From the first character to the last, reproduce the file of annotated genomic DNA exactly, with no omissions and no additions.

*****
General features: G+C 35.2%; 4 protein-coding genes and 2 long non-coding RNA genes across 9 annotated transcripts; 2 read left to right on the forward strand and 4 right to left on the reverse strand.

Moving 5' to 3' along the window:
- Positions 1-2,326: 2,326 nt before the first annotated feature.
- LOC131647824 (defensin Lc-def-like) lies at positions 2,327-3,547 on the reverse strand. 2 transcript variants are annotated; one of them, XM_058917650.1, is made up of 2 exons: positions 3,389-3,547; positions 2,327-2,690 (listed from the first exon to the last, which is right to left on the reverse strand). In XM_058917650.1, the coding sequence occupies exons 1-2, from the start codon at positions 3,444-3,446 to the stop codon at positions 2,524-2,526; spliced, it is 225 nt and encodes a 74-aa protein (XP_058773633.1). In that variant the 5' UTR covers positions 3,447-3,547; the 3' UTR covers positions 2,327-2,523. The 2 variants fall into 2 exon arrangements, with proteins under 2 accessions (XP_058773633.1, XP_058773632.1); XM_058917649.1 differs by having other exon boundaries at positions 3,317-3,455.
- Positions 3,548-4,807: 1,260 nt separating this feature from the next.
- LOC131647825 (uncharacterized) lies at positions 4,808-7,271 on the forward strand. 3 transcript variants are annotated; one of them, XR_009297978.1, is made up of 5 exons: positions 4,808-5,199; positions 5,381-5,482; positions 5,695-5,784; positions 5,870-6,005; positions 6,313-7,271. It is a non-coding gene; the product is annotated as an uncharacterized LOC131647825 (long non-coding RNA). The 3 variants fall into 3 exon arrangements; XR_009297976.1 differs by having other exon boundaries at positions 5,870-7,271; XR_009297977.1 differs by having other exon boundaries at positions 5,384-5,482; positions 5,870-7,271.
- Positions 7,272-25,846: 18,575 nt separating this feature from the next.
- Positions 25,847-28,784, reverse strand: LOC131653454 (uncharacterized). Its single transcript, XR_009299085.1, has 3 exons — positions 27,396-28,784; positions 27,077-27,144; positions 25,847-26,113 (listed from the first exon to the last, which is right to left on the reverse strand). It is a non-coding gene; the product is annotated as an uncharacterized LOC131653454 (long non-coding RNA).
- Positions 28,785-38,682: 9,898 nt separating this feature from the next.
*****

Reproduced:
General features: G+C 35.2%; 4 protein-coding genes and 2 long non-coding RNA genes across 9 annotated transcripts; 2 read left to right on the forward strand and 4 right to left on the reverse strand.

Moving 5' to 3' along the window:
- Positions 1-2,326: 2,326 nt before the first annotated feature.
- LOC131647824 (defensin Lc-def-like) lies at positions 2,327-3,547 on the reverse strand. 2 transcript variants are annotated; one of them, XM_058917650.1, is made up of 2 exons: positions 3,389-3,547; positions 2,327-2,690 (listed from the first exon to the last, which is right to left on the reverse strand). In XM_058917650.1, the coding sequence occupies exons 1-2, from the start codon at positions 3,444-3,446 to the stop codon at positions 2,524-2,526; spliced, it is 225 nt and encodes a 74-aa protein (XP_058773633.1). In that variant the 5' UTR covers positions 3,447-3,547; the 3' UTR covers positions 2,327-2,523. The 2 variants fall into 2 exon arrangements, with proteins under 2 accessions (XP_058773633.1, XP_058773632.1); XM_058917649.1 differs by having other exon boundaries at positions 3,317-3,455.
- Positions 3,548-4,807: 1,260 nt separating this feature from the next.
- LOC131647825 (uncharacterized) lies at positions 4,808-7,271 on the forward strand. 3 transcript variants are annotated; one of them, XR_009297978.1, is made up of 5 exons: positions 4,808-5,199; positions 5,381-5,482; positions 5,695-5,784; positions 5,870-6,005; positions 6,313-7,271. It is a non-coding gene; the product is annotated as an uncharacterized LOC131647825 (long non-coding RNA). The 3 variants fall into 3 exon arrangements; XR_009297976.1 differs by having other exon boundaries at positions 5,870-7,271; XR_009297977.1 differs by having other exon boundaries at positions 5,384-5,482; positions 5,870-7,271.
- Positions 7,272-25,846: 18,575 nt separating this feature from the next.
- Positions 25,847-28,784, reverse strand: LOC131653454 (uncharacterized). Its single transcript, XR_009299085.1, has 3 exons — positions 27,396-28,784; positions 27,077-27,144; positions 25,847-26,113 (listed from the first exon to the last, which is right to left on the reverse strand). It is a non-coding gene; the product is annotated as an uncharacterized LOC131653454 (long non-coding RNA).
- Positions 28,785-38,682: 9,898 nt separating this feature from the next.